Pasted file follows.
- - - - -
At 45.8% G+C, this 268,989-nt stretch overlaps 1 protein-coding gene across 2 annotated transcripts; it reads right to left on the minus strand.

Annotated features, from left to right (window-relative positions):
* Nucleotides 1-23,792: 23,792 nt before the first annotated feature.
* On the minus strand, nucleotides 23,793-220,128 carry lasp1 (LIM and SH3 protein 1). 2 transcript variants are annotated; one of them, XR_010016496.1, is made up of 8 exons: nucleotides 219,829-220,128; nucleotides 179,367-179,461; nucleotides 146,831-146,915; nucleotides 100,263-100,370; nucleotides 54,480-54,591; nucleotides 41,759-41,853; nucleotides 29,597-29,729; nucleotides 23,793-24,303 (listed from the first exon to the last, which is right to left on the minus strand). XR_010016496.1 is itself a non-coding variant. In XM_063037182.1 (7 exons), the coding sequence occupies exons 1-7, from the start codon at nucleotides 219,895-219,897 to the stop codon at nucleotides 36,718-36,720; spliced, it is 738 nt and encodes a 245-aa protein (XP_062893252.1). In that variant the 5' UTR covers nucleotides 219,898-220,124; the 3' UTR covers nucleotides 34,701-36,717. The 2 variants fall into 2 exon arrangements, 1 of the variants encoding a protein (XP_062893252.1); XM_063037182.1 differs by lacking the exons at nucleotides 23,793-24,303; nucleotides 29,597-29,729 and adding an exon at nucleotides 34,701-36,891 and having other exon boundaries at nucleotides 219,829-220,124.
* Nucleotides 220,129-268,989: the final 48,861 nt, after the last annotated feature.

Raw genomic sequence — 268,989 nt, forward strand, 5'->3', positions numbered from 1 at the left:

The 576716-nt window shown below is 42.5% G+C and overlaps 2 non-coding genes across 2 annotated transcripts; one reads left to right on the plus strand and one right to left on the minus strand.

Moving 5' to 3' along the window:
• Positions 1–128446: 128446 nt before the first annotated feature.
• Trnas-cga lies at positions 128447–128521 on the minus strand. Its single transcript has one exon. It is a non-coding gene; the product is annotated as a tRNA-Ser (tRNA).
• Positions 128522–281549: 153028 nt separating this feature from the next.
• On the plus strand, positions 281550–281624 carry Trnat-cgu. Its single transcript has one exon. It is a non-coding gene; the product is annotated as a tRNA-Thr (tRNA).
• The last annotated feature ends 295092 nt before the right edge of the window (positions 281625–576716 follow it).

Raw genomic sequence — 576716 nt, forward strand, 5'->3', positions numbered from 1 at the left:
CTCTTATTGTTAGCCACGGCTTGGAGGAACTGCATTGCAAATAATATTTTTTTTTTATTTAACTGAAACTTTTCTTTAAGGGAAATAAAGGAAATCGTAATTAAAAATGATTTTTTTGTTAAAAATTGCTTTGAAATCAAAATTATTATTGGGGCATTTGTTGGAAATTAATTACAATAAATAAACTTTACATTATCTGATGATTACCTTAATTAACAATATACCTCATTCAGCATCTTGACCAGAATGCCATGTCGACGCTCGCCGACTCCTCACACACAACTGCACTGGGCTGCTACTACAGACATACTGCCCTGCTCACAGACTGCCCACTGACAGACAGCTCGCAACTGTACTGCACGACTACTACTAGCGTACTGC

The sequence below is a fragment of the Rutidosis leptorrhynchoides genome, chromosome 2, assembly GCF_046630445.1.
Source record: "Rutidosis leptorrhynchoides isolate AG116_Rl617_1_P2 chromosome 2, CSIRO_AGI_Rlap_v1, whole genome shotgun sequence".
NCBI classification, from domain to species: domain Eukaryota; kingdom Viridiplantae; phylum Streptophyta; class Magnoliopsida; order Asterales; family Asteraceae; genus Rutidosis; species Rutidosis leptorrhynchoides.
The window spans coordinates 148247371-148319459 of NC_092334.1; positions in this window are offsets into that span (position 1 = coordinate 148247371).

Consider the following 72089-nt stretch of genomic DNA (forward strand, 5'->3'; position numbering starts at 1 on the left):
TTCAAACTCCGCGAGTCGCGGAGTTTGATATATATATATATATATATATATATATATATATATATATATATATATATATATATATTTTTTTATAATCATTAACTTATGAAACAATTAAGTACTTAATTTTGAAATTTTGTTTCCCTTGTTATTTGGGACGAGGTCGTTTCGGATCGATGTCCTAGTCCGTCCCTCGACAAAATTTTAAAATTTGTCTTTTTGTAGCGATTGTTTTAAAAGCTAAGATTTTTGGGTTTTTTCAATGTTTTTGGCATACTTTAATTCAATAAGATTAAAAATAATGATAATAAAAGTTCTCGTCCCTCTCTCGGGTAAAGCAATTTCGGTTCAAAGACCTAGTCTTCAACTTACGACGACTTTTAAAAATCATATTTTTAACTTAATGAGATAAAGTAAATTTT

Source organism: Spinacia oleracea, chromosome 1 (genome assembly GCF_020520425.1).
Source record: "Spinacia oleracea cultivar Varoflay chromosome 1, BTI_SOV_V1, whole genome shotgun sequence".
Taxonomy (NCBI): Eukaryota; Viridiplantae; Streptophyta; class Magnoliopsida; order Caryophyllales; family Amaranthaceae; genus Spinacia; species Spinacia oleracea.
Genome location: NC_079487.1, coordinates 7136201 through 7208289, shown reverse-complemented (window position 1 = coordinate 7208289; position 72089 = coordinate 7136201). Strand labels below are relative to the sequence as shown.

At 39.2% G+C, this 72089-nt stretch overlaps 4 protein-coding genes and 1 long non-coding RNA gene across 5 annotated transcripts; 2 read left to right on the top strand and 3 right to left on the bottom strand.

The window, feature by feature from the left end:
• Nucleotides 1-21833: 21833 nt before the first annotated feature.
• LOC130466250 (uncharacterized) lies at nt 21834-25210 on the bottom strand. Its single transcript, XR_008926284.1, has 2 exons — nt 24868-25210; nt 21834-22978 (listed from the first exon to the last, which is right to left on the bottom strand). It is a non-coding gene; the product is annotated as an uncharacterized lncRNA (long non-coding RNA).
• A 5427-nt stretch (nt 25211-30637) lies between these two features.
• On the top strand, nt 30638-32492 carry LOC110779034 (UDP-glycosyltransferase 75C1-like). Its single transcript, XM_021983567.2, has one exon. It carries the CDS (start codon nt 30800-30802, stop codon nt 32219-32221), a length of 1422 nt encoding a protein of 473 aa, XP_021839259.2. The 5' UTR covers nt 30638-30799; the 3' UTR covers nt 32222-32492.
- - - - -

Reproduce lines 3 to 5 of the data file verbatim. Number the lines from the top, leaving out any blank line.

* Nucleotides 1-23,792: 23,792 nt before the first annotated feature.
* On the minus strand, nucleotides 23,793-220,128 carry lasp1 (LIM and SH3 protein 1). 2 transcript variants are annotated; one of them, XR_010016496.1, is made up of 8 exons: nucleotides 219,829-220,128; nucleotides 179,367-179,461; nucleotides 146,831-146,915; nucleotides 100,263-100,370; nucleotides 54,480-54,591; nucleotides 41,759-41,853; nucleotides 29,597-29,729; nucleotides 23,793-24,303 (listed from the first exon to the last, which is right to left on the minus strand). XR_010016496.1 is itself a non-coding variant. In XM_063037182.1 (7 exons), the coding sequence occupies exons 1-7, from the start codon at nucleotides 219,895-219,897 to the stop codon at nucleotides 36,718-36,720; spliced, it is 738 nt and encodes a 245-aa protein (XP_062893252.1). In that variant the 5' UTR covers nucleotides 219,898-220,124; the 3' UTR covers nucleotides 34,701-36,717. The 2 variants fall into 2 exon arrangements, 1 of the variants encoding a protein (XP_062893252.1); XM_063037182.1 differs by lacking the exons at nucleotides 23,793-24,303; nucleotides 29,597-29,729 and adding an exon at nucleotides 34,701-36,891 and having other exon boundaries at nucleotides 219,829-220,124.
* Nucleotides 220,129-268,989: the final 48,861 nt, after the last annotated feature.